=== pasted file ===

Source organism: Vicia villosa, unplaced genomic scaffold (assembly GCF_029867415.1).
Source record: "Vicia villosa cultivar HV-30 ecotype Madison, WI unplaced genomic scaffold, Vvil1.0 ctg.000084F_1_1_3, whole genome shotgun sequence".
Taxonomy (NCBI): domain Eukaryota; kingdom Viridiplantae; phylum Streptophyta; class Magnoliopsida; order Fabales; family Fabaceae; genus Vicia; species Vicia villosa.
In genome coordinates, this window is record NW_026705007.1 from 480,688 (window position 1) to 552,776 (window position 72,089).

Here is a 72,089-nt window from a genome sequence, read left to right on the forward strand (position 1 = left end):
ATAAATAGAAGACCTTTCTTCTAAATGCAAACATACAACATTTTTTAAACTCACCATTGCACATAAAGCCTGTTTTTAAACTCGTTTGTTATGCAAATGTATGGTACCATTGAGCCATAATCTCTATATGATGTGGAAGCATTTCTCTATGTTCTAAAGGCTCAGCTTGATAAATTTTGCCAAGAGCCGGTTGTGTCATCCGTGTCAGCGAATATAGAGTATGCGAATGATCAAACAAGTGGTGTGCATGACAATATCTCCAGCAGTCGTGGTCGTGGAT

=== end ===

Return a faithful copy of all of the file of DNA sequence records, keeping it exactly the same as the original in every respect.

Source organism: Vicia villosa, unplaced genomic scaffold (assembly GCF_029867415.1).
Source record: "Vicia villosa cultivar HV-30 ecotype Madison, WI unplaced genomic scaffold, Vvil1.0 ctg.000084F_1_1_3, whole genome shotgun sequence".
Taxonomy (NCBI): domain Eukaryota; kingdom Viridiplantae; phylum Streptophyta; class Magnoliopsida; order Fabales; family Fabaceae; genus Vicia; species Vicia villosa.
In genome coordinates, this window is record NW_026705007.1 from 480,688 (window position 1) to 552,776 (window position 72,089).

Here is a 72,089-nt window from a genome sequence, read left to right on the forward strand (position 1 = left end):
ATAAATAGAAGACCTTTCTTCTAAATGCAAACATACAACATTTTTTAAACTCACCATTGCACATAAAGCCTGTTTTTAAACTCGTTTGTTATGCAAATGTATGGTACCATTGAGCCATAATCTCTATATGATGTGGAAGCATTTCTCTATGTTCTAAAGGCTCAGCTTGATAAATTTTGCCAAGAGCCGGTTGTGTCATCCGTGTCAGCGAATATAGAGTATGCGAATGATCAAACAAGTGGTGTGCATGACAATATCTCCAGCAGTCGTGGTCGTGGAT